|Titles||Prince of Youth|
|Portfolio||Animals, childhood, creativity|
|Worship Times||When handling animals or small children|
|Ideals||Childlike curiosity, openness, and innocence|
|Depiction||Boy holding a palette, or a kitten|
|Holy Symbol||A paintbrush with a mining pick at the other end|
|Domains||Animal, Chaos, Good, Madness, Trickery|
|Subdomains||Azata, Deception, Friendship, Fur, Insanity, Whimsy|
|Favored Animal||Cat (house cat or tiger)|
|Favored Weapon||Iron brush|
As every child knows, you need to have some fun in your everyday life, and bring joy to those around you, too. Treat animals and children with kindness, for they are innocent and harmless. Take pride in creative works, imagination, and make-believe.
Tales of Dilentu are usually lighthearted and designed for children. They tend to involve anthropomorphic animals and schemes that would make sense only in the mind of a child (or perhaps a gnome). Also according to the tales, Dilentu sometimes shows himself to children and plays games with them, but grown-ups can’t see him. Most of these stories change a lot with each retelling, but that is as it should be.
Dilentu is the patron of all children. Most children grow up worshiping their parents’ gods, but there are many stories about Dilentu that spread from child to child by word of mouth. The tellings are different from generation to generation, but the stories stay the same. When parents hear their children tell tales of Dilentu, it often brings back fond memories of their own childhood. But when children say they’ve actually seen Dilentu, adults just smile. They remember when they thought they had seen Dilentu as kids, realizing as they grew up that it was just a coincidence, a cloud, or something like that.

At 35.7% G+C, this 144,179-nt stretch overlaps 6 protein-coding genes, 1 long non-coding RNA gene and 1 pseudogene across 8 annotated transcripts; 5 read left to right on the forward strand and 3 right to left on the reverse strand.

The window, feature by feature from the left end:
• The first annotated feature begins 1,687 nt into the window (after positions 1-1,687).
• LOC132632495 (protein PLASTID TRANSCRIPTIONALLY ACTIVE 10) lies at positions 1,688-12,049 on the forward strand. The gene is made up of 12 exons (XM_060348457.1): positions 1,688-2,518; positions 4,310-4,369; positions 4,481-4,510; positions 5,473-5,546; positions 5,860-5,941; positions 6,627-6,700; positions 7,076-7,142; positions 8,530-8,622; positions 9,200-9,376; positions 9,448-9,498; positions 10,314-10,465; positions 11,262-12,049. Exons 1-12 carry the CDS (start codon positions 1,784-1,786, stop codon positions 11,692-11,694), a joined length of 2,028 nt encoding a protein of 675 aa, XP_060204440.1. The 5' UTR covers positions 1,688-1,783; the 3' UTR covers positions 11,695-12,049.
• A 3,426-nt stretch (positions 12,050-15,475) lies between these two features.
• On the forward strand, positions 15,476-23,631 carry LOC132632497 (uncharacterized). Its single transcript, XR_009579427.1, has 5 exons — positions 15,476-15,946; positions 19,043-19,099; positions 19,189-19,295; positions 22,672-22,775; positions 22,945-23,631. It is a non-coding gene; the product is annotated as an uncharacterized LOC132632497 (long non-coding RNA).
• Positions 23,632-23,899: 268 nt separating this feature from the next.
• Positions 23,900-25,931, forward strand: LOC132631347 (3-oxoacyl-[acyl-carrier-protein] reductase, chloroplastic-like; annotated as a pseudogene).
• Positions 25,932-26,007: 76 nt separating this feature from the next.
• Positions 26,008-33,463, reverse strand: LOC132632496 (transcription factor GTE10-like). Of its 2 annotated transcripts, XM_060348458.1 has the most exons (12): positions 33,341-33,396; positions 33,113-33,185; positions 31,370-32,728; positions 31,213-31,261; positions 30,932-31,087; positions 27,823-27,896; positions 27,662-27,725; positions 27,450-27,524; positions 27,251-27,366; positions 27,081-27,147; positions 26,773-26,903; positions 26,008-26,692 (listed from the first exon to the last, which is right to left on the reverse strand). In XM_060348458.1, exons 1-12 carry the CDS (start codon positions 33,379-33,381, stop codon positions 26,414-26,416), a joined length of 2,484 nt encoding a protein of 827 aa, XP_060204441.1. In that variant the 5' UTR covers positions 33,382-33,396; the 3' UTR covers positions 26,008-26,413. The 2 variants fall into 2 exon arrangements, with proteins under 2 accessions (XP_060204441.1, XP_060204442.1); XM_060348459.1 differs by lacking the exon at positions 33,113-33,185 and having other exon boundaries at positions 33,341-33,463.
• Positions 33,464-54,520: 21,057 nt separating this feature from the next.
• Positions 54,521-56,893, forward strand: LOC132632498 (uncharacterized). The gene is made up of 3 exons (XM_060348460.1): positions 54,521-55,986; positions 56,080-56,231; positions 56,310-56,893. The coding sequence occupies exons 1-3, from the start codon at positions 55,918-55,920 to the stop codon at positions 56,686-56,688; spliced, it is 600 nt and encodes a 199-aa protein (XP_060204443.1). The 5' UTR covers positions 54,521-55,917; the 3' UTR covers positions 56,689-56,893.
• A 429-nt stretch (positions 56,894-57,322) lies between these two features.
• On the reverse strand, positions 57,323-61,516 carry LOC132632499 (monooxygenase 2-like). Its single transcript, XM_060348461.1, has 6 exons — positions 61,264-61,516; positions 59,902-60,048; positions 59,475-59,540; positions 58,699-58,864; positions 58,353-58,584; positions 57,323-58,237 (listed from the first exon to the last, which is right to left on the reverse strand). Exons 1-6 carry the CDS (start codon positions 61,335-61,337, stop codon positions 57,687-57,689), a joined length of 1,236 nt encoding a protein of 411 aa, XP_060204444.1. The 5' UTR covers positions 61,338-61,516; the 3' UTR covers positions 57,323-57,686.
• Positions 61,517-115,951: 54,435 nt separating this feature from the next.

A few people insist for their entire lives that they actually did meet Dilentu as children. No one else really takes them seriously. Gods are not supposed to actually show themselves to mortals.